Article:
Platinum Metals Rev., 1957, 1, (4), 119
Total Synthesis of Vitamins
PALLADIUM CATALYST IN THE MANUFACTURE OF VITAMIN A AND OTHER NATURAL PRODUCTS
A new Hoffmann–La Roche plant at Nutley, New Jersey, which recently started production is to make pseudoionone, a key intermediate in the synthesis of vitamins A and E and β-carotene, from acetone and acetylene. Previous syntheses of these substances have been only partial, starting from citral extracted from lemon-grass oil. The new total synthesis obviates the previous dependence on nature and ensures a stable price and regular source of these products.
Development of a Continuous Process
The manufacture of diketene is the keystone of the new process. This compound has been little used previously as a chemical intermediate because it is both extremely toxic and unstable, so that it provides a most difficult handling problem. By careful engineering design and elaborate instrumentation, however, Roche have evolved a satisfactory continuous process in which acetylene is cracked to ketene and methane; the ketene is autocatalytically dimerised and fractionated.
The entire synthesis is a repetition of three steps in sequence; the ethynylation of the ketone to the tertiary alcohol, hydrogenation of the alcohol to reduce the triple bond, and finally condensation of the alcohol with diketene to form a methyl ketone. Pseudoionone is the product of two such cycles.
The reaction between sodium acetylide and acetone is carried out in liquid ammonia in specially designed reactors adapted for low temperature, low pressure reactions. Subsequent ethynylations are carried out in the same equipment. The resulting product, methylbutynol, is subjected to selective catalytic hydrogenation to form methylbutenol (dimethylvinylcarbinol). The catalyst used is Roche’s patented Lindlar catalyst; this is palladium on calcium carbonate, poisoned with lead to the extent that it selectively hydrogenates triple to double bonds without attacking the other points of unsaturation.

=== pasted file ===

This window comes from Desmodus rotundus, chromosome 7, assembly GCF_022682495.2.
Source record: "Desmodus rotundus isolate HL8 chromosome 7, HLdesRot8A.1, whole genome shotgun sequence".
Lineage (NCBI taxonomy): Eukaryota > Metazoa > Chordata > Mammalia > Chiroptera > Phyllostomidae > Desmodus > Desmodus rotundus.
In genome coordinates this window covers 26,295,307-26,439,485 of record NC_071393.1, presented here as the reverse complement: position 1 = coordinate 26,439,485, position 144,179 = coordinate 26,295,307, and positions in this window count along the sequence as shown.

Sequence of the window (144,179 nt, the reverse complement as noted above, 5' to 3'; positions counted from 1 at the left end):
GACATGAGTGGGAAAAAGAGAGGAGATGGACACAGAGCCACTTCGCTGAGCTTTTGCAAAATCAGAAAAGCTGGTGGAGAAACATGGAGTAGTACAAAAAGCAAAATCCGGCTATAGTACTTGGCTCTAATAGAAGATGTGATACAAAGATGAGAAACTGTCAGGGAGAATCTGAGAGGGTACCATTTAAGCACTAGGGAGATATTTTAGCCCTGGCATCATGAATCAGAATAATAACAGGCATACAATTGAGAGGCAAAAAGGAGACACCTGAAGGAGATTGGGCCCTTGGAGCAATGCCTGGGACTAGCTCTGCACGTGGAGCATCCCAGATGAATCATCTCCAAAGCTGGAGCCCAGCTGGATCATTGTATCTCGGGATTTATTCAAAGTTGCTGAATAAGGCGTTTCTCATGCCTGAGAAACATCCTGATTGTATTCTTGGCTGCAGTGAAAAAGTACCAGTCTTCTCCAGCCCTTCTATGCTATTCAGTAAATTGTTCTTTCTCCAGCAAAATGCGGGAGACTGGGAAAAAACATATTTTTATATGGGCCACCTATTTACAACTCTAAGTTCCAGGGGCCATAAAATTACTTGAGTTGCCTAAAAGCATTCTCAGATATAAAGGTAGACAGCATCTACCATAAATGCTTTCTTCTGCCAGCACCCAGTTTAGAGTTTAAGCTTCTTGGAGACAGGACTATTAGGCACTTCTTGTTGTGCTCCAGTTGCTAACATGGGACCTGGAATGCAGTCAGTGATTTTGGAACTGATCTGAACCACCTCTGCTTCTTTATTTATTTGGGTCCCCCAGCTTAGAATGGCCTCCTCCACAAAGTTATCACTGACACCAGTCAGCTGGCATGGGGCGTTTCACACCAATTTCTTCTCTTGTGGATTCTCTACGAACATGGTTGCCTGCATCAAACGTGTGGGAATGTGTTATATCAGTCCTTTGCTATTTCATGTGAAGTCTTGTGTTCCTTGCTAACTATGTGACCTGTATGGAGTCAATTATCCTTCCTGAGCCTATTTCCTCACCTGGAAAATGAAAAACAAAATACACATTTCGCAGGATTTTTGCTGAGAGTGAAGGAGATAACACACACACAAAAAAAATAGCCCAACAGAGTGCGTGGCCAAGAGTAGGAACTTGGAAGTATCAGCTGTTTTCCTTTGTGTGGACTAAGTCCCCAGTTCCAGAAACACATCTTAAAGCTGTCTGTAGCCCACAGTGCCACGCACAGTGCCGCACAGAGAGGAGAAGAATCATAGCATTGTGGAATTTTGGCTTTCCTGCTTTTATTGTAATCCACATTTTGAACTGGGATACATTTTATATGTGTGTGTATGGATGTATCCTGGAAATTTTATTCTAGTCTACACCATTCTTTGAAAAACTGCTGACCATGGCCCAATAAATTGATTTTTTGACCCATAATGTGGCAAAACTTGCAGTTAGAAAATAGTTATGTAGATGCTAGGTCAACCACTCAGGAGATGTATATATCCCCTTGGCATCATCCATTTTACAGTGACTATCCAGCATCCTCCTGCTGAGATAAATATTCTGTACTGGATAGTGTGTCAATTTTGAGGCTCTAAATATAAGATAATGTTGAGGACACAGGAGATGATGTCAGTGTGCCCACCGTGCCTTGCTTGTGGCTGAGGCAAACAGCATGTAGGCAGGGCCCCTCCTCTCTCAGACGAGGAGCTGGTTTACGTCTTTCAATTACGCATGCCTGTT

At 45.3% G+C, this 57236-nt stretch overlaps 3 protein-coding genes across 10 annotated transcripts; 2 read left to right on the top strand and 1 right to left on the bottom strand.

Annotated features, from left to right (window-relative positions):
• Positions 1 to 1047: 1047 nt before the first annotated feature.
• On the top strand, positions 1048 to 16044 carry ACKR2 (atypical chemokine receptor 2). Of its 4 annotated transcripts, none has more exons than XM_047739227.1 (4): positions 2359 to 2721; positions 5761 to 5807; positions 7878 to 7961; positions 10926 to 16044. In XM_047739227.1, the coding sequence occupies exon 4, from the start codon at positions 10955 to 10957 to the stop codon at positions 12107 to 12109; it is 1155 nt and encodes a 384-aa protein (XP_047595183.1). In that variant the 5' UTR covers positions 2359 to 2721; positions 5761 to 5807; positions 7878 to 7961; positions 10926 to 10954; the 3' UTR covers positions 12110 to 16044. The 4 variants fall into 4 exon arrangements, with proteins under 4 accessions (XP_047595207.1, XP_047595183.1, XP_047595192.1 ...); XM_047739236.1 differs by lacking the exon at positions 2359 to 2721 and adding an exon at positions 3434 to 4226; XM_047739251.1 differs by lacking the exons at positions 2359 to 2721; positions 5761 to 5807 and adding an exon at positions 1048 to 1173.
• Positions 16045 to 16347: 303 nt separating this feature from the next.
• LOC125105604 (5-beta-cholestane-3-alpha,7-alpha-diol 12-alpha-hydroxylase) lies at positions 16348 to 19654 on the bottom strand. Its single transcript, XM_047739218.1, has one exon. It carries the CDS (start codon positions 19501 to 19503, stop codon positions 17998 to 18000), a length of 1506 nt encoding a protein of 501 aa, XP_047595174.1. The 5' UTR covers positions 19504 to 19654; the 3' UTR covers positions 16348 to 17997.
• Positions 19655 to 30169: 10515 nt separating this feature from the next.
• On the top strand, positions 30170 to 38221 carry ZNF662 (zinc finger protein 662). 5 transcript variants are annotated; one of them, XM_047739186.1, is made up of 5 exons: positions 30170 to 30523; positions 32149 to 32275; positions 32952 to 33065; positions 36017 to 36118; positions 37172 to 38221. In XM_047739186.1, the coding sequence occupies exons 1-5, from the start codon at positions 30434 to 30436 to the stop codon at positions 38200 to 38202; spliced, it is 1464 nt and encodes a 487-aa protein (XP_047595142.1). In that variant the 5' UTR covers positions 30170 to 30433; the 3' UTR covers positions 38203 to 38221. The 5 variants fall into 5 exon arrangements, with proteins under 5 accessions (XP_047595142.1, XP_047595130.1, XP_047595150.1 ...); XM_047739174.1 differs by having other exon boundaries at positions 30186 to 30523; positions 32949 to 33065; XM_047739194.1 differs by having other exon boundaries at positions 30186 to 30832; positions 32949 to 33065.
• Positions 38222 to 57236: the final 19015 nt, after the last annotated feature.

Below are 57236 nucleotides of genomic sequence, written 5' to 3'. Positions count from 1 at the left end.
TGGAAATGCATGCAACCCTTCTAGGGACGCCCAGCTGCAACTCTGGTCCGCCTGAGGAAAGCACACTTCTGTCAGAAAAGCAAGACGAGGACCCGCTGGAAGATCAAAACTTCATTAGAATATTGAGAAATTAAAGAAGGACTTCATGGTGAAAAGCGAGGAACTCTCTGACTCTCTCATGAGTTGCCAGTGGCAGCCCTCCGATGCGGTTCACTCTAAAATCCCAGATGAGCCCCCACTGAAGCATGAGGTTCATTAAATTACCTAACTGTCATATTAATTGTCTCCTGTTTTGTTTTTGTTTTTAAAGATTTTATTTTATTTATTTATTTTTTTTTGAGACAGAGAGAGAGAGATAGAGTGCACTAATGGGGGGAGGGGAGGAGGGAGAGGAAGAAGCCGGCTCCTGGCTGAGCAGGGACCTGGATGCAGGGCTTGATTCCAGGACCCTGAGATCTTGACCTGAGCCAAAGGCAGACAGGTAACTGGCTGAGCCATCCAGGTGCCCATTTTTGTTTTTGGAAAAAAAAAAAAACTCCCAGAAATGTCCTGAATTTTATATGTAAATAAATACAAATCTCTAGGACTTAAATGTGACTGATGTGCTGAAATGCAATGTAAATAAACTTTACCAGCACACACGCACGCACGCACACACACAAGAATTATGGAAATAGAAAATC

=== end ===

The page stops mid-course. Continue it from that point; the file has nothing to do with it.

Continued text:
The next stage involves a reaction between methylbutenol and diketene followed by pyrolysis to give methylheptenone:
The cycle of reactions is then repeated; in this case the ketone methylheptenone is reacted with acetylene. The higher ketone derived from the second cycle is pseudoionone:
This is separated by distillation. The yield is 35 per cent of the theoretical product of the original acetone and acetylene. From this compound vitamin E and β-ionone can be prepared directly and from the latter vitamin A and β-carotene can be obtained.
In addition to these products a whole series of terpene derivatives used in flavouring and perfumery can be prepared. Among these are citral, linalyl alcohol, linalyl esters, nerol, irone and many new compounds not now available. A further source of potential development is in building up substituted isoprene chains. For instance synthetic carotene homologues have been prepared which exhibit considerable biological activity.
The process was developed from the laboratory through to complete full-scale production in only six years.
For the initial acetylene-acetone reaction and subsequent ethynylations there are five interchangeable reactors in separate explosion-proof stalls. The hydrogenation stages are conducted in conventional agitated pressure vessels.
Because of the relatively low profit margin of the process, initial operation had to be on the largest possible scale, and a very strong design team was assembled to engineer this unconventional synthesis.